Genting Hong Kong files for bankruptcy to avoid ‘messy liquidation’
Genting Hong Kong today filed for interim liquidation of the company after reporting that it had exhausted its negotiations and no longer had access to cash. The company said it expects its cash balances to “run out” by the end of January and is taking these steps to protect against potential defaults and creditor claims.
“As the company and the group do not have access to any other liquidity under the group’s debt documents”, Genting Hong Kong informed shareholders that “the board of directors considers that the company will be unable to pay its debts as they fall due. This includes ongoing operational expenses and potentially required payments of certain debts that are expected to be due this month.
Earlier in the day, Tan Sri Lim Kok Thay, Chairman and CEO, announced that the filing was imminent to maximize the chances of a successful financial restructuring and provide for a moratorium on claims while seeking to avoid a liquidation. disorderly conduct of the company by one of its creditors. They also reported that all of the company’s independent directors had resigned and requested a suspension of trading in its shares.
The filing in the Supreme Court of Bermuda, where Genting Hong Kong is incorporated, calls for the “liquidation of the company”. At a hearing scheduled for January 20, they are asking the court to approve the appointment of provisional liquidators who will be responsible for developing and proposing any proposal to restructure the company’s debts and liabilities. Management is asking to retain their positions for day-to-day operations saying that “certain group business activities including but not limited to cruise line operations by Dream Cruises Holding Limited will continue….however , it is expected that the majority of the group’s existing operations will cease to operate.” Genting Hong Kong is the parent company of US-based Crystal Cruises as well as Asia-headquartered Dream Cruises and Star Cruises.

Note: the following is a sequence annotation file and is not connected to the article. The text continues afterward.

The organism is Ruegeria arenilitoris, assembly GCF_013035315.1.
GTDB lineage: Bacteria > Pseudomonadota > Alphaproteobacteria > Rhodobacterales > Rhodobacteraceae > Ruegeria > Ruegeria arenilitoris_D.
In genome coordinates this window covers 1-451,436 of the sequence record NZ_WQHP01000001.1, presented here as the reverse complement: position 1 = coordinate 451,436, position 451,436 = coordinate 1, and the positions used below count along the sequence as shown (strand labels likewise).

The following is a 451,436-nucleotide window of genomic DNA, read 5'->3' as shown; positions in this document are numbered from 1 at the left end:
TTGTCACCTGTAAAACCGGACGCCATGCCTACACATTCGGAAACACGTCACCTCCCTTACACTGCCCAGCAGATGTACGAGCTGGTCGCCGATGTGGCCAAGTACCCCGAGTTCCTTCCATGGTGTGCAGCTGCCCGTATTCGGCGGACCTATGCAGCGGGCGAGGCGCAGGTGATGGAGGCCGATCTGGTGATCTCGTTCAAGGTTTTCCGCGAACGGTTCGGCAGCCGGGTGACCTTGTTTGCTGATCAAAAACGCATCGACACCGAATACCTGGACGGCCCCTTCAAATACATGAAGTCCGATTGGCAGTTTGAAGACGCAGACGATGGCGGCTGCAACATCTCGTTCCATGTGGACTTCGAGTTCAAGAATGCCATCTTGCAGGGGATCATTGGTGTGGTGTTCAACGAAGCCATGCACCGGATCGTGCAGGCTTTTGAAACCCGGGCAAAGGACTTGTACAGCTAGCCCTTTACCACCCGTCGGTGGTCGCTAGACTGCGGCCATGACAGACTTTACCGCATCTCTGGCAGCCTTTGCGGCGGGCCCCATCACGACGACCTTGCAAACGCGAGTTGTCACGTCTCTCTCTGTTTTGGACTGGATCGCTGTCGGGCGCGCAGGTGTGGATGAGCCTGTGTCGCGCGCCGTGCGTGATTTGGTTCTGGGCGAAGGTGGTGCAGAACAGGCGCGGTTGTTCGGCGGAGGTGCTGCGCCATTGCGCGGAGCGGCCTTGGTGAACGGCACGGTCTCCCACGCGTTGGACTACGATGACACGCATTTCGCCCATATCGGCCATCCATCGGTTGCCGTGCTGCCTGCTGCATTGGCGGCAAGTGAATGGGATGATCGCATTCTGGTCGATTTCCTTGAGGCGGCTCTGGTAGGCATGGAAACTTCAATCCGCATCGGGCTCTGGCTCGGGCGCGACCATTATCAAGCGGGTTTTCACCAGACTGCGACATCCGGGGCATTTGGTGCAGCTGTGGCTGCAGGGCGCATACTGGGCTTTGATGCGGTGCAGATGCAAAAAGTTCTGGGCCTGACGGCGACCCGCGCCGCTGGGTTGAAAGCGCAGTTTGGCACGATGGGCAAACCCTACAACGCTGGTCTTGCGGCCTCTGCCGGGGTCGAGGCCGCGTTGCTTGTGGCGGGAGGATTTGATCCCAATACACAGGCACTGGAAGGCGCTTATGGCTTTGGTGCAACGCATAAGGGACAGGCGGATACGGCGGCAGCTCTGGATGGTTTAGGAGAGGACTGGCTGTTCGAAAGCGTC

Genting Hong Kong’s recent financial troubles began in 2020 when the pandemic forced the suspension of global cruise operations and subsequently led to work being halted at MV Werften. The company was able to restart Dream Cruises in Asia in 2020 and 2021 and Crystal in mid-2021. The German state has provided bridging loans to resume work on the shipyard and an agreement was announced in June 2021 for a larger bailout loan from Germany’s Federal Economic Stabilization Fund (FSM). The fund required a 20% stake from Genting and at the end of 2021 new negotiations over the package after a report indicated Genting’s declining financial strength and potential inability to repay loans.
A German court yesterday denied efforts by Genting Hong Kong to force the release of funds from a ‘guarantee loan’ set up in a deal last summer with the state of Mecklenburg-Western Pomerania where the shipyard MV Werften of the company had its headquarters. The company also attempted to access funds held in reserve and a staged payment related to the construction of the Global Dream cruise ship in Germany.
Genting Hong Kong last week warned after the filing of the German shipyards insolvency petition that it could in turn trigger a cross-default under certain financing agreements for its debts totaling around $2.777 billion. .
The company got its start in the cruise industry in the early 1990s by establishing Hong Kong-based Star Cruises. Despite several missteps and frequent changes in operations, Star was considered a leader in developing the modern cruise industry in Asia. Star surprised the cruise industry in 1999 with an ultimately successful bid to buy US-based Norwegian Cruise Line. Using a new approach to cruising similar to resort hotels, Star successfully helped revive the faltering Norwegian. Star sold its investments in Norwegian after the company’s IPO, acquiring Crystal Cruises in 2015, starting MV Werften in 2016 and launching the premium cruise brand Dream Cruises in 2016.